I think there is a lot that capitalism does well. But "best" is too broad a term. There are certain things that capitalism excels at. If you want streamlined efficiency, capitalism ruthlessly pares down excesses - and in a lot of cases that's a good thing!

    The problem with that is that on a macro-economic scale, the jobs that you and I hold are readily made into "excesses" and ruthlessly pared down, and capitalism says "well adapt or die."

    Further, capitalism is easily gamed - once you have enough money, you can do better with rent seeking than you can with innovation, which flips capitalism from efficient allocator of scarce resources into restrictive wealth stripper - which you are seeing right now, and not for the first time.

    It's not a binary scale, where you're either capitalist or socialist. There are certain things we simply don't hold to be a part of the capitalist economy - I don't pay for air, for example - and there are certain other things we've decided to allow to be distributed in a socialist manner - e.g. my water supply is a public delivery system funded with taxes from the population as a whole and delivered equitably to all. I would argue that we've tipped too far into the extreme capitalist side and need to push the pendulum back somewhat with proper regulations - treat banking like a utility, take health care out of the capitalist economy and shift it to the much more equitable (and, if every other developed nation is a guide, more efficient) socialized variant, and so on.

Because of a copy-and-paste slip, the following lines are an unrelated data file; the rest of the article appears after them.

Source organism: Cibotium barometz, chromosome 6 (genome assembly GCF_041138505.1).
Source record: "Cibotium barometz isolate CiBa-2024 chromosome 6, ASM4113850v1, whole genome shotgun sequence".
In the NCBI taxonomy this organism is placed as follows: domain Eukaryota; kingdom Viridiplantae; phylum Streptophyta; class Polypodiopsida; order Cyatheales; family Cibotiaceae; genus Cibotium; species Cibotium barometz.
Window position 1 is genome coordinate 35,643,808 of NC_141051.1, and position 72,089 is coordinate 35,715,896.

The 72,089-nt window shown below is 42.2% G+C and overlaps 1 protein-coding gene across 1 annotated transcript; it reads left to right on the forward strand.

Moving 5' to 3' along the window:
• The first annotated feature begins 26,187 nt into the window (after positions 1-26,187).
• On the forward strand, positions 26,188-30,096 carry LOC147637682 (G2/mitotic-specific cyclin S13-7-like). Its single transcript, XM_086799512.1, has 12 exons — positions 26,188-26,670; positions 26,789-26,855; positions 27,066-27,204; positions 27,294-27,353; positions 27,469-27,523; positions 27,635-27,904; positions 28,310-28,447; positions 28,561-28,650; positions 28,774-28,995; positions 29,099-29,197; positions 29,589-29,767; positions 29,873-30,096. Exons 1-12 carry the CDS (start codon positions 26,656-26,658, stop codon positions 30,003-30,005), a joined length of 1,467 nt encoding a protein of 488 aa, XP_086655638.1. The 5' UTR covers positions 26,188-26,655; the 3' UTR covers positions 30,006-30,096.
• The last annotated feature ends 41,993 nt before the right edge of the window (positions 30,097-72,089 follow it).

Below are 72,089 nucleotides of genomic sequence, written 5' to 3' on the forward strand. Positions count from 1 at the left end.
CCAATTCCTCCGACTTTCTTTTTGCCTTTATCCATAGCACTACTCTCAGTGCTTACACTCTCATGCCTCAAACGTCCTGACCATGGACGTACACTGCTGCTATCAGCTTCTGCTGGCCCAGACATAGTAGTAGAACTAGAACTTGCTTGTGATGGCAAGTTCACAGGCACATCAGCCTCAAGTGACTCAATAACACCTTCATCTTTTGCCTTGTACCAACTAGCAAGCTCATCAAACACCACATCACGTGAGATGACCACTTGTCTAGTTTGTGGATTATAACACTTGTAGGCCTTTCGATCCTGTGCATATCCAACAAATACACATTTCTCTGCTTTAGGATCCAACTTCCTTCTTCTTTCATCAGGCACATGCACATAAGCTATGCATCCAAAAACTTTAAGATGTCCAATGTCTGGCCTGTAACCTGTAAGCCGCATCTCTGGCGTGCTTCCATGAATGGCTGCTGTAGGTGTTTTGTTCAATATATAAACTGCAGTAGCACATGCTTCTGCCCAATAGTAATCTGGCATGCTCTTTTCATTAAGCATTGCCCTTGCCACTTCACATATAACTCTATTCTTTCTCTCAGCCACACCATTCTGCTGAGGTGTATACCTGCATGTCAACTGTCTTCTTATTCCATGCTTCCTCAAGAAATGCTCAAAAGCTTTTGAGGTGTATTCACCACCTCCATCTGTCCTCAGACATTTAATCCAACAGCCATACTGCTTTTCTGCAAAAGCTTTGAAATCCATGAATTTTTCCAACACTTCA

So long as we live in a system where you need a job in order to make a living, then a job should be a human right. Beyond the economic position - and I think there is a strong case to be made - that's also a matter of basic human decency.

    There is more to life than efficiency.

  • Report this Comment On December 02, 2011, at 3:49 PM, infopackrat wrote:

    mikecart1 displays the #1 problem I see with the stock market. The concept of stocks was created so that people could invest more into a company tha individuals can. After all, even billionaires couldn't start a Boeing rival from scratch just on their own funds. But then we start trading stocks, and it becomes a huge market. And then you get all these mikecart1's of the world who view the stock market as some kind of casino where it's actually possible to beat "the house" through careful study of a company's cash flow. It's this kind of thinking that lead to the demise of several smaller Hollywood studios: Investors would buy the company, sell off all the rights (creating a sudden cash flow), bump up the market value, and then shut the company down. Or today's modern equivalent: make a bunch of risky decisions that make your cash flow look attractive to mikecart1-logic investors, the cry to the government for a bailout when the whole house of cards comes tumbling down. And you wonder why the "Occupy Wallstreet" movement is growing?

  • Report this Comment On December 02, 2011, at 4:09 PM, MikeyWasHere wrote:

    How else can it be explained that there is no cap on interest rates?

    There is

    Why are people thrown in jail because the cannot pay their bills as if that would miraculously put money in their pockets?